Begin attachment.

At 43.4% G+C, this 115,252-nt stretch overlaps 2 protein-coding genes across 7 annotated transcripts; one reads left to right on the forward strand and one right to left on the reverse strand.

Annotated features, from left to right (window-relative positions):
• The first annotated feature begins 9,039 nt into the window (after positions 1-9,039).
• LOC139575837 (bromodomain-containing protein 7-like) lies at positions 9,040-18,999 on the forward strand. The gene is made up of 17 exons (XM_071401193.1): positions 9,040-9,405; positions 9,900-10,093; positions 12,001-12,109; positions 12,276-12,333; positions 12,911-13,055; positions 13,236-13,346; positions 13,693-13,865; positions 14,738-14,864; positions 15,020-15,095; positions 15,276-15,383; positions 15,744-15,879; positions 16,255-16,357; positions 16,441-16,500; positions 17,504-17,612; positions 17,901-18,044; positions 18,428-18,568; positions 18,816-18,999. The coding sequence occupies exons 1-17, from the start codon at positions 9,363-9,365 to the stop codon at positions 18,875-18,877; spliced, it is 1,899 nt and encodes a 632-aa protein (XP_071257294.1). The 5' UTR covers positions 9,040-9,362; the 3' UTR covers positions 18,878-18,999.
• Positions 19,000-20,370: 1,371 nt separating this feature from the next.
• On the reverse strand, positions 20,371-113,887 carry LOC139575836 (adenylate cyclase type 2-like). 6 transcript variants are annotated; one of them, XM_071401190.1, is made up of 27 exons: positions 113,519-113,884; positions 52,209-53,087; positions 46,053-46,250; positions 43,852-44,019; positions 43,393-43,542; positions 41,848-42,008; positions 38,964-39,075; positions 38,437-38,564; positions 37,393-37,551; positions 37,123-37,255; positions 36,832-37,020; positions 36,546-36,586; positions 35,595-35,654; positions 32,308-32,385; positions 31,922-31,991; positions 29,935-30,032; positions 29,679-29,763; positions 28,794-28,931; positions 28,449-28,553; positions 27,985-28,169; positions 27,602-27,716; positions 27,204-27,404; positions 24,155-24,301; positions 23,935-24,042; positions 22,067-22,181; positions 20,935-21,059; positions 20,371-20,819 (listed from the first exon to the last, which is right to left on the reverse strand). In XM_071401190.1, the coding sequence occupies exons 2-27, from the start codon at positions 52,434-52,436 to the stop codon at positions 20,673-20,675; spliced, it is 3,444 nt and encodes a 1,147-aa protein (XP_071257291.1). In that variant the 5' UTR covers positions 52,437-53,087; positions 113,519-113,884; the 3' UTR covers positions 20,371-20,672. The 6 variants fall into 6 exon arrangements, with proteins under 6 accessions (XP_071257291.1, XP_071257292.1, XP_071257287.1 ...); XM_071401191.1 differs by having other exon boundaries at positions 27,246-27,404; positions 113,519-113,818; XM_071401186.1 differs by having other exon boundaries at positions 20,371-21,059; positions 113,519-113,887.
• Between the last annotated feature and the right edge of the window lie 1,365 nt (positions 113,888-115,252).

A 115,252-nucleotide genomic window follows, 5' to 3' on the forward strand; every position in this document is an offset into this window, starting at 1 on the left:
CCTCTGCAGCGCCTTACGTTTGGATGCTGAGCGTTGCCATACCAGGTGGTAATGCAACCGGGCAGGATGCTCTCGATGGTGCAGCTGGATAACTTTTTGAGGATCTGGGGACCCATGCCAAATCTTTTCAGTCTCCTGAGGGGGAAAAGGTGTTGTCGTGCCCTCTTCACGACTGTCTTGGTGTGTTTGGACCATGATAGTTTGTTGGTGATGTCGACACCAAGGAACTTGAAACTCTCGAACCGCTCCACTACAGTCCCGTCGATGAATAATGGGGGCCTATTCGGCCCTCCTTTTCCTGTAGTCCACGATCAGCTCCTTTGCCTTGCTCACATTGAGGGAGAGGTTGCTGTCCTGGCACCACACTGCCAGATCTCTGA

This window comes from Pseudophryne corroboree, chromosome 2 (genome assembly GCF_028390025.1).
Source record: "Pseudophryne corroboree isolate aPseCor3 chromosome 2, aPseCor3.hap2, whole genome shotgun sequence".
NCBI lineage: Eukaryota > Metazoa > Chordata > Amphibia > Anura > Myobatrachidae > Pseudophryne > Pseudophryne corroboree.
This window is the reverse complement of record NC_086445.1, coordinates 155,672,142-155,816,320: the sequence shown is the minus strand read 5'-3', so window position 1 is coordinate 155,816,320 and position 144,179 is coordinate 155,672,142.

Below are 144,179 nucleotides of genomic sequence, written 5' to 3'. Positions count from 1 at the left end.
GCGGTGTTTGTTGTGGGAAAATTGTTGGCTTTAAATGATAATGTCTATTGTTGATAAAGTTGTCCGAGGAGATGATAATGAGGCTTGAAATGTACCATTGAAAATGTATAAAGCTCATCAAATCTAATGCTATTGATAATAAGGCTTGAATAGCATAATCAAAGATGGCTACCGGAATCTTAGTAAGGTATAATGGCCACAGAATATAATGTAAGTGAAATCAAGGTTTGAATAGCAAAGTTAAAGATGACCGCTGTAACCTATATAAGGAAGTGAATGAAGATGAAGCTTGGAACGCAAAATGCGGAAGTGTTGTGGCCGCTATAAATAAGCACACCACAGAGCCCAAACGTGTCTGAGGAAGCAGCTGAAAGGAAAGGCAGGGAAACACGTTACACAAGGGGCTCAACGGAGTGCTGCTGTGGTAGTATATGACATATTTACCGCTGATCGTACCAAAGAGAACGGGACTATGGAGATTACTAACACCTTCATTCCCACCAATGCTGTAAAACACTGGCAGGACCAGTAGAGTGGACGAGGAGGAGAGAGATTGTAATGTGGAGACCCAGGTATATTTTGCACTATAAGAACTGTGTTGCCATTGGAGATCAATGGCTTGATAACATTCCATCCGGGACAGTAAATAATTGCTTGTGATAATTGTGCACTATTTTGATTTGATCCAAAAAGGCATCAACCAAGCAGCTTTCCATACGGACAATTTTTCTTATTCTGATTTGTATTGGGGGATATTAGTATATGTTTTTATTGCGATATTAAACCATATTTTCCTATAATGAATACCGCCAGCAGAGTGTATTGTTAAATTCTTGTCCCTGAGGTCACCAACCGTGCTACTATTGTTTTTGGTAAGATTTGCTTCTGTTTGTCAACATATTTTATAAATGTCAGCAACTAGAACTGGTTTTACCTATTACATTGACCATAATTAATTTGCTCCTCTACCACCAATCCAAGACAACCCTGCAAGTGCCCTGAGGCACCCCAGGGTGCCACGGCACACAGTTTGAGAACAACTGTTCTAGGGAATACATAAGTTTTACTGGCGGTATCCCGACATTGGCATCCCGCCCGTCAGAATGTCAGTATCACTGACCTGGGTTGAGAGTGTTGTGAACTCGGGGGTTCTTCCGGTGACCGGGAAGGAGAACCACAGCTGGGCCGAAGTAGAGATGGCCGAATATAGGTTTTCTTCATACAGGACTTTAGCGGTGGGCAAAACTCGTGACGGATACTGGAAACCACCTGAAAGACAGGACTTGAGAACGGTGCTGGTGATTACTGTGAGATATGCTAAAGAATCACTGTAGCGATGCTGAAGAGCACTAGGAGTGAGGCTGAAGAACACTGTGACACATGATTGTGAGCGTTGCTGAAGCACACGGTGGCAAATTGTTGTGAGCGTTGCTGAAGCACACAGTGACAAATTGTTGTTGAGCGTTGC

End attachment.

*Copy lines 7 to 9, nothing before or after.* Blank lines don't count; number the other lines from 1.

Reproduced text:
• Between the last annotated feature and the right edge of the window lie 1,365 nt (positions 113,888-115,252).

A 115,252-nucleotide genomic window follows, 5' to 3' on the forward strand; every position in this document is an offset into this window, starting at 1 on the left:
CCTCTGCAGCGCCTTACGTTTGGATGCTGAGCGTTGCCATACCAGGTGGTAATGCAACCGGGCAGGATGCTCTCGATGGTGCAGCTGGATAACTTTTTGAGGATCTGGGGACCCATGCCAAATCTTTTCAGTCTCCTGAGGGGGAAAAGGTGTTGTCGTGCCCTCTTCACGACTGTCTTGGTGTGTTTGGACCATGATAGTTTGTTGGTGATGTCGACACCAAGGAACTTGAAACTCTCGAACCGCTCCACTACAGTCCCGTCGATGAATAATGGGGGCCTATTCGGCCCTCCTTTTCCTGTAGTCCACGATCAGCTCCTTTGCCTTGCTCACATTGAGGGAGAGGTTGCTGTCCTGGCACCACACTGCCAGATCTCTGA